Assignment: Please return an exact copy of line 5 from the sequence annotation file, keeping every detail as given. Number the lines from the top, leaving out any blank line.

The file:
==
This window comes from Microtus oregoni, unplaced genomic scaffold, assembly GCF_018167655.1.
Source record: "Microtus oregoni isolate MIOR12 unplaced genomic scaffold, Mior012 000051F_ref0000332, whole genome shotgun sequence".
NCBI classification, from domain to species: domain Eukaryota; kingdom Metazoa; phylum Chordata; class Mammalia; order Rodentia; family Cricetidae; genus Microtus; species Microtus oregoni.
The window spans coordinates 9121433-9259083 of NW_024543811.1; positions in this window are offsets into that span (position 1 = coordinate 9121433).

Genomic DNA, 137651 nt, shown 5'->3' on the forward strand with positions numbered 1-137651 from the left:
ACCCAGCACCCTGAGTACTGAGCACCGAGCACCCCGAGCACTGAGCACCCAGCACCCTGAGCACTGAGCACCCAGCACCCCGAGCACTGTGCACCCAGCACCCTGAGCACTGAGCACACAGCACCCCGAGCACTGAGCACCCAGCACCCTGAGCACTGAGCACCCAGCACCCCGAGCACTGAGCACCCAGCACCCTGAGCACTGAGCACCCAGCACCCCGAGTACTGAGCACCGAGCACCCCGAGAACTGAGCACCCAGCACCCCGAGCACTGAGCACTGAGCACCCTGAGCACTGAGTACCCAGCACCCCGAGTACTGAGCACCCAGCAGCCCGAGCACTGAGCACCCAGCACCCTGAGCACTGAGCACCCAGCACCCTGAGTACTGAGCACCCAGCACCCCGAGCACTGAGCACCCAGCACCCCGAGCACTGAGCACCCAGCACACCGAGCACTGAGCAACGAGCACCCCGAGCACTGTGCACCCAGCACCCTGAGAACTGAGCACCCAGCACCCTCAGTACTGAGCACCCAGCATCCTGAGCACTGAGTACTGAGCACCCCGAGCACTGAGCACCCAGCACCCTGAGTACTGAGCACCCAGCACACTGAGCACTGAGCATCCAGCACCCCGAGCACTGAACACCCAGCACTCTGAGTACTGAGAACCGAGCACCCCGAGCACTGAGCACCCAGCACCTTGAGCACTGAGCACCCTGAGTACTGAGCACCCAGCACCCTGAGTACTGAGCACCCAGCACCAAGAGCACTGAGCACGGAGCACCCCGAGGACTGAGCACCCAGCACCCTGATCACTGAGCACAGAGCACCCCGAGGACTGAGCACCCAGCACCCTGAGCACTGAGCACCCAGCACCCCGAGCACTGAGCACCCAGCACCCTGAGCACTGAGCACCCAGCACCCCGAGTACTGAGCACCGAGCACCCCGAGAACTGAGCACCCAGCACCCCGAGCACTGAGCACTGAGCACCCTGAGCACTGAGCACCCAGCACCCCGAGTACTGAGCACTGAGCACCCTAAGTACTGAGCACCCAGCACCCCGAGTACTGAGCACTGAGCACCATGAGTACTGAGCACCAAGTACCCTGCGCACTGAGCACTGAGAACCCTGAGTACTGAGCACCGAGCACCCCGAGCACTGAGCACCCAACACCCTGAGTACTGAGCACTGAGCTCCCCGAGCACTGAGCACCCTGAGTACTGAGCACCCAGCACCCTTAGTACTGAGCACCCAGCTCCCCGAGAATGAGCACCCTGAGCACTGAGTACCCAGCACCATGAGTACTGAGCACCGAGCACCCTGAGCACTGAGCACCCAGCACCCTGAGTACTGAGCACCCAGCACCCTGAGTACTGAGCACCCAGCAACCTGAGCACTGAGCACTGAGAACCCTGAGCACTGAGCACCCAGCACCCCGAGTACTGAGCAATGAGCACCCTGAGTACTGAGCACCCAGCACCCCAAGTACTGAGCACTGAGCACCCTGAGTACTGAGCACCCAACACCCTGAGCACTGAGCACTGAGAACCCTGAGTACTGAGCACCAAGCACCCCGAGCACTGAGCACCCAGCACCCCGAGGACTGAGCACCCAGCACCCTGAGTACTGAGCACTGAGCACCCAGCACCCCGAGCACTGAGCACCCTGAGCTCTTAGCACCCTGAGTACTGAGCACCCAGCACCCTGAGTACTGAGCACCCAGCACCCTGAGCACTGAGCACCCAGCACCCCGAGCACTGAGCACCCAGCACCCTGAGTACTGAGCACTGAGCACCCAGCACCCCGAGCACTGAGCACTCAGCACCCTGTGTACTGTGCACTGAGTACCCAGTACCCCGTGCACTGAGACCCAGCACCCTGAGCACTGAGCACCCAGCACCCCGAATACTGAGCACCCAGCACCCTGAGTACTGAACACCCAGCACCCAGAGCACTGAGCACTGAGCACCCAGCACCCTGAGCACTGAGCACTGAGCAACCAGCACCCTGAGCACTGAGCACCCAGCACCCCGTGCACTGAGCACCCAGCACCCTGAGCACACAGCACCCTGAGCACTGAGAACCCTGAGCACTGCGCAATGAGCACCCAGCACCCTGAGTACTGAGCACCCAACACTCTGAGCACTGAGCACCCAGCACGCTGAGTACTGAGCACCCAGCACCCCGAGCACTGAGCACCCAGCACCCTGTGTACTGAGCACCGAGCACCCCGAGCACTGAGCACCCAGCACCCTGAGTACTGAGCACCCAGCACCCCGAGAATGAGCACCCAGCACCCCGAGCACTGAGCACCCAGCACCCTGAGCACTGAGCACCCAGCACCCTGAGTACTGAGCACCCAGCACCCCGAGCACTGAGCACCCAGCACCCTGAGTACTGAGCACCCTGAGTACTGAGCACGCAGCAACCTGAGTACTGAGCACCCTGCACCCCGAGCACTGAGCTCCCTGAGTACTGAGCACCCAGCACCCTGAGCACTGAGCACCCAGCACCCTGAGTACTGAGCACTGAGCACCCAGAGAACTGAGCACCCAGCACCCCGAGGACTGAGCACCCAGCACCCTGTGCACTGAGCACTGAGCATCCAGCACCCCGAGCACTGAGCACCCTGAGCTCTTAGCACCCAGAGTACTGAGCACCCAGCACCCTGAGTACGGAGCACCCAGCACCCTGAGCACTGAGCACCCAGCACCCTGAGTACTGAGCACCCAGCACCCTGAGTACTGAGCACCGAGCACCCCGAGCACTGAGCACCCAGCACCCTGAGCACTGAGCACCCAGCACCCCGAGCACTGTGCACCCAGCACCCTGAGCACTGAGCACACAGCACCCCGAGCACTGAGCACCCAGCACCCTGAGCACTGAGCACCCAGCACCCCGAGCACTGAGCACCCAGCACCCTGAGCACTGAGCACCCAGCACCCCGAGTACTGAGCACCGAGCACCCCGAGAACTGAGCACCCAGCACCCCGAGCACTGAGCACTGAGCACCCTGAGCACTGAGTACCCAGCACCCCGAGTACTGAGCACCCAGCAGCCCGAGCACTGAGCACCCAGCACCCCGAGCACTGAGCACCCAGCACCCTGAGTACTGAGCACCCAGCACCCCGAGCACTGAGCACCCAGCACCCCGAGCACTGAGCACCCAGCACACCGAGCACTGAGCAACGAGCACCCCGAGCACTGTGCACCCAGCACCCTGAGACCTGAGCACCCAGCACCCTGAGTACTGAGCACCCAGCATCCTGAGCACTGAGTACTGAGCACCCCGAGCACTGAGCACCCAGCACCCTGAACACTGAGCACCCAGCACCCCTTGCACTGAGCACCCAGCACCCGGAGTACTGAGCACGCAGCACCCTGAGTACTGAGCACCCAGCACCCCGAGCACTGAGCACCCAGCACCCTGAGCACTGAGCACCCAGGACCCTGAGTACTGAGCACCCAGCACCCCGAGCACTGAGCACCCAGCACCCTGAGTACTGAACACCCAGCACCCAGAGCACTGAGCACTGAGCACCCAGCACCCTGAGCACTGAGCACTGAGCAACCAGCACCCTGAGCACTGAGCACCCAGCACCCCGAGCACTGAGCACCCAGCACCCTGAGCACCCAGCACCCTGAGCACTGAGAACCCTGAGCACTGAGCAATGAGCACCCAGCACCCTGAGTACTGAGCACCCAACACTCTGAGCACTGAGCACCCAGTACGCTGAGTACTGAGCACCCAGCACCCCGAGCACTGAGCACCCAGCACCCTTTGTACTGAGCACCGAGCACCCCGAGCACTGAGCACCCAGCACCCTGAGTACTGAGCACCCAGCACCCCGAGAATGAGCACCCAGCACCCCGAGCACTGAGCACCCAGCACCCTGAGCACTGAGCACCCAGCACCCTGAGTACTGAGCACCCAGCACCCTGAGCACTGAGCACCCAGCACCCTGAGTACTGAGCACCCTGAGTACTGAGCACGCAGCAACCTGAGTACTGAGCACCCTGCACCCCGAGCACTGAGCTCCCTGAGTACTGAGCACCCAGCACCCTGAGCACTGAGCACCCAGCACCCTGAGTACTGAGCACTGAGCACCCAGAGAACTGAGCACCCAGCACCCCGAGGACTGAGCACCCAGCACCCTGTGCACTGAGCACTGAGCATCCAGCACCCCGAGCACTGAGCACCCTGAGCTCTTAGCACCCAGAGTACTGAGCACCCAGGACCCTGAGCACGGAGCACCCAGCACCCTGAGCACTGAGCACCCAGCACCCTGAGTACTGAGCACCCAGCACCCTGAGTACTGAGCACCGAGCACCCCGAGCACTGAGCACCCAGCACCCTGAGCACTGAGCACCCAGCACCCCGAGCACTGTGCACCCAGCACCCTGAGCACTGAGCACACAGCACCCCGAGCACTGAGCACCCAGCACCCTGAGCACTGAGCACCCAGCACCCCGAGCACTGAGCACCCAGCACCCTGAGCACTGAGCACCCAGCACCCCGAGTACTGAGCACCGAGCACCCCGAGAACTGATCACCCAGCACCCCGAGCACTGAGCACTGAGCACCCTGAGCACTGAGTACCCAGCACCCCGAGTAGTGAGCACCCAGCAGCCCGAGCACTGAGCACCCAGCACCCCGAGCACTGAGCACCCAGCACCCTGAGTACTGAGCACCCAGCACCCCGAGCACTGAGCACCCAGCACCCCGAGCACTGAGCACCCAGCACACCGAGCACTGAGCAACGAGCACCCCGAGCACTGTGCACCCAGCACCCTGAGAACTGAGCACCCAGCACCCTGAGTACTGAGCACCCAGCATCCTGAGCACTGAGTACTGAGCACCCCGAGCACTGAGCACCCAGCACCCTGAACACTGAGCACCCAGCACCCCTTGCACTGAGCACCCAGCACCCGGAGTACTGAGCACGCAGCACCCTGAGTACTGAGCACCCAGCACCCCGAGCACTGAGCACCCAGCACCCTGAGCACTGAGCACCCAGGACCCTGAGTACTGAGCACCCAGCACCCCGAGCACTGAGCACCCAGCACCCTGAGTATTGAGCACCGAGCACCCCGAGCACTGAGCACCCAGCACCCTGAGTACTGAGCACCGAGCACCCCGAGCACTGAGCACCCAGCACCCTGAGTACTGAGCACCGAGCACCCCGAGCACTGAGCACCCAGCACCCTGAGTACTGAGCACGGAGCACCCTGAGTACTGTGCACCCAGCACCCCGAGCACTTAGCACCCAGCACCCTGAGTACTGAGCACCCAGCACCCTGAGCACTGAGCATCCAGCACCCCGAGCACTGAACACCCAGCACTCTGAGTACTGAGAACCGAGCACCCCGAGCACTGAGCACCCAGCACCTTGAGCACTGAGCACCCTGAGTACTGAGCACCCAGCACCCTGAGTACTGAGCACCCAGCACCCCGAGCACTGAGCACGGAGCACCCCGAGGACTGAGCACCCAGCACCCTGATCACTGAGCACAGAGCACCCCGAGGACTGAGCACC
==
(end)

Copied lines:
Genomic DNA, 137651 nt, shown 5'->3' on the forward strand with positions numbered 1-137651 from the left: